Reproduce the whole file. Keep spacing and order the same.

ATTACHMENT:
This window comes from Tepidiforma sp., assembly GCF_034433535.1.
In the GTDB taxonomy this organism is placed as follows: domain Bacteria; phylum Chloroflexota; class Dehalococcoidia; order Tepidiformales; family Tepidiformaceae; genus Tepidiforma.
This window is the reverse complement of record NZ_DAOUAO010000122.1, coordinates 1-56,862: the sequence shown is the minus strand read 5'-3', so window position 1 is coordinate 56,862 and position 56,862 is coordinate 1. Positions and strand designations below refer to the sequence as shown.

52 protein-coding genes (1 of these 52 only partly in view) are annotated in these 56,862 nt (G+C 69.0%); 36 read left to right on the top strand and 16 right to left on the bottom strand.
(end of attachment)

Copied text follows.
This window comes from Tepidiforma sp., assembly GCF_034433535.1.
In the GTDB taxonomy this organism is placed as follows: domain Bacteria; phylum Chloroflexota; class Dehalococcoidia; order Tepidiformales; family Tepidiformaceae; genus Tepidiforma.
This window is the reverse complement of record NZ_DAOUAO010000122.1, coordinates 1-56,862: the sequence shown is the minus strand read 5'-3', so window position 1 is coordinate 56,862 and position 56,862 is coordinate 1. Positions and strand designations below refer to the sequence as shown.

52 protein-coding genes (1 of these 52 only partly in view) are annotated in these 56,862 nt (G+C 69.0%); 36 read left to right on the top strand and 16 right to left on the bottom strand.